He lunged forward, sweeping the machete sideways, trying to gut me. I sucked in my stomach and bent myself like a bow. The knife missed its mark. He then stepped towards me, and in one fluid movement the knife swept up and across, slicing down at my neck. I took a single step forward, ducked under the swing, and raised both hands to grab his forearm. I spun and shoved my back into his belly, tried to use his weight against him, throw him off balance. But, dammit, he was too solid on his legs and I hadn’t practised this move before; I was just aping what I’d seen on TV, and he obviously knew what he was doing. He pulled in his arms, kept me cradled to him and squeezed, lifting me off my feet and tossing me aside.
I got to my feet and ran. Of course I say ‘ran’, I was still limping so there was no point my making for the tree-line; I’d just never make it. Instead I ran back to the house, making it inside just seconds before my pursuer. I flung myself through the kitchen door and scanned left and right for some kind of weapon with which to defend myself.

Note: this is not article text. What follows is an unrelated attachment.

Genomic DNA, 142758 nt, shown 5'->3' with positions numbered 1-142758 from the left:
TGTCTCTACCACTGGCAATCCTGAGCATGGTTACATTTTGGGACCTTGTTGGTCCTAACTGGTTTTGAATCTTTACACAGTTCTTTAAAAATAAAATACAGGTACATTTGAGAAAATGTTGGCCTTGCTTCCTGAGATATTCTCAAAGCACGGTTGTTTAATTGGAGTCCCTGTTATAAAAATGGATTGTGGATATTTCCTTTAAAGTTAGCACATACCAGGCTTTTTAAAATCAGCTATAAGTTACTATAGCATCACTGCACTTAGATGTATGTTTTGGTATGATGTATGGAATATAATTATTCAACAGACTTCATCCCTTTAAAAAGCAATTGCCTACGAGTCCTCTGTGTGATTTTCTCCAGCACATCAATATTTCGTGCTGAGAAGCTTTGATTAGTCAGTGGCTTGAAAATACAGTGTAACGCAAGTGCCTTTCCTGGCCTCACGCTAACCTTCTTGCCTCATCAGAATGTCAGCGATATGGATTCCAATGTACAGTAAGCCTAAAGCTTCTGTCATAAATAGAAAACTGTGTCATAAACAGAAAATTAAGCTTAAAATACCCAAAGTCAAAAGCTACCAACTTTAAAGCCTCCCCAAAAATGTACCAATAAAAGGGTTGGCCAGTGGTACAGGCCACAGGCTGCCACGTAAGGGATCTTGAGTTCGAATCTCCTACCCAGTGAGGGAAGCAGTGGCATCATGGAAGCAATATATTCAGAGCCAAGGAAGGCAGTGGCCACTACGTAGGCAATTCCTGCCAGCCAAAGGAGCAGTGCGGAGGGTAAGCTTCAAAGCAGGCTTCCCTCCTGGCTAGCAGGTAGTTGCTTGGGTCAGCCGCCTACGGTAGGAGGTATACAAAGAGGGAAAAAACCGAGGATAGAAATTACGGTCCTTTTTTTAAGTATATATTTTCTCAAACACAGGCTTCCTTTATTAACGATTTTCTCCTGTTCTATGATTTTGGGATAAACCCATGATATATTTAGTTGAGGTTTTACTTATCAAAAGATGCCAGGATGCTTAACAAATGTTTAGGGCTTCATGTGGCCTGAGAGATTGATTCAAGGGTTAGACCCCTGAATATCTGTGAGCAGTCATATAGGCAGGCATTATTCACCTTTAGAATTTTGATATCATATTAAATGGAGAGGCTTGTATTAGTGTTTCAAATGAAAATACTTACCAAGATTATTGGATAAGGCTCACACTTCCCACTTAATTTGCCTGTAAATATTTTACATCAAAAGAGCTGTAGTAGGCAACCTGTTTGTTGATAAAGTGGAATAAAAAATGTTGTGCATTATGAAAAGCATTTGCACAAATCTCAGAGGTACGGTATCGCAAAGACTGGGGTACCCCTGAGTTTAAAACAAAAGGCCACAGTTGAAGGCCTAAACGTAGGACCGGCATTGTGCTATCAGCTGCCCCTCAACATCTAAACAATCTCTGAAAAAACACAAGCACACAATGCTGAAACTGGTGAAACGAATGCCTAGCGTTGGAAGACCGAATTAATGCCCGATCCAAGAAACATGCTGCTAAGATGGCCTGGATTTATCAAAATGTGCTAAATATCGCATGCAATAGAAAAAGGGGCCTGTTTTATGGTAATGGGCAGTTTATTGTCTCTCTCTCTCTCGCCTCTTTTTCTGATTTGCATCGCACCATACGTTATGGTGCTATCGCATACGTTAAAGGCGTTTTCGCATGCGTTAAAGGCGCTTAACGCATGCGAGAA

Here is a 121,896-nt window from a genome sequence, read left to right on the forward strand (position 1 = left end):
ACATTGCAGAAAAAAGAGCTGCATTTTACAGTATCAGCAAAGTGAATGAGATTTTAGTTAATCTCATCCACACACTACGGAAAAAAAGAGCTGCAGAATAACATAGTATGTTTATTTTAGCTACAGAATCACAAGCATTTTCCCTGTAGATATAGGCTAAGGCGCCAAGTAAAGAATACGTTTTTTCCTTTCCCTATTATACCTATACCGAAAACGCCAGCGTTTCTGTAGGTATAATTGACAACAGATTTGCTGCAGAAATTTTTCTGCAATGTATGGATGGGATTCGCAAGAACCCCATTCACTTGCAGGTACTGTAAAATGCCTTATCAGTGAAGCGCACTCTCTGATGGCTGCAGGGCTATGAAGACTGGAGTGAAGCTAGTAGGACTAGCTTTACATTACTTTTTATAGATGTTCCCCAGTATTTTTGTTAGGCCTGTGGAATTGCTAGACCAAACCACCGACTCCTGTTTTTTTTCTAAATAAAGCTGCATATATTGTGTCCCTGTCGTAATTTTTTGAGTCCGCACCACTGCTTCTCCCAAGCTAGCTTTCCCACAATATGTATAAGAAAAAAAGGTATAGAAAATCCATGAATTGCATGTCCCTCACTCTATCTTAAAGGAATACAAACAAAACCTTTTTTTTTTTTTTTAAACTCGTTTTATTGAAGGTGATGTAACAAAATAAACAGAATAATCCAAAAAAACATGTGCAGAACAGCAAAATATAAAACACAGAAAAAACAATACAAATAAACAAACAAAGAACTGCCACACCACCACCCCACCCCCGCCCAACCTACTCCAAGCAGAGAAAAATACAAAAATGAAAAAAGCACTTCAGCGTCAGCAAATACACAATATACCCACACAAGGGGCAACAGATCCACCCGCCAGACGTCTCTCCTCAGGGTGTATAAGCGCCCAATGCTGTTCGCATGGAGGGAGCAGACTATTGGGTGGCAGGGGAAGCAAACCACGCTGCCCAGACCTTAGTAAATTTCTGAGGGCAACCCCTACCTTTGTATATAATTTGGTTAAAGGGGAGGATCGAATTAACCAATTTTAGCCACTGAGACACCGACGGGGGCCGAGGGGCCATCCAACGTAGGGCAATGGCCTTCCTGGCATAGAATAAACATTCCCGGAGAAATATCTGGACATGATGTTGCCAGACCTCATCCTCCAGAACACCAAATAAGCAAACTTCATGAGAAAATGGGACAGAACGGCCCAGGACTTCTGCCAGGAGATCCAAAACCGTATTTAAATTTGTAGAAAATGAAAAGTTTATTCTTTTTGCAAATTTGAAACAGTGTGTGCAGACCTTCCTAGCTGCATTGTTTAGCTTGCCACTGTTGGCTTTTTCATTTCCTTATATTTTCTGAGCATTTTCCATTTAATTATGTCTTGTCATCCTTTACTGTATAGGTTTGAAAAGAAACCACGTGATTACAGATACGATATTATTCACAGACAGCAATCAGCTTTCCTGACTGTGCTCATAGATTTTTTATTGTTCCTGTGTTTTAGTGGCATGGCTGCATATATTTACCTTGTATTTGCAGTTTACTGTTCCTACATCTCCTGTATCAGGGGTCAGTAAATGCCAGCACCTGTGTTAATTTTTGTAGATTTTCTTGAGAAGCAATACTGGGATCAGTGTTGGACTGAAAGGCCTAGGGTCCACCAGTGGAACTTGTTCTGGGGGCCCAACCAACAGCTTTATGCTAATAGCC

When the man came pelting through the door in pursuit, his face met the business end of a frying pan and his feet went out from under him. He crashed down onto the hard tiled floor with a rush of expelled breath. But still he kept a tight grip on his machete. I aimed a kick at his nuts but he rolled away. Nonetheless I connected with his thigh and he grunted. Finally a stroke of luck – I’d given him a dead leg.
He pulled himself up on a table as I swung at his head with the frying pan again. He swatted it away with the machete and it went flying from my grip, clattering to the floor. His nose was bleeding freely and one side of his face was vivid red where the pan had caught him on the cheekbone.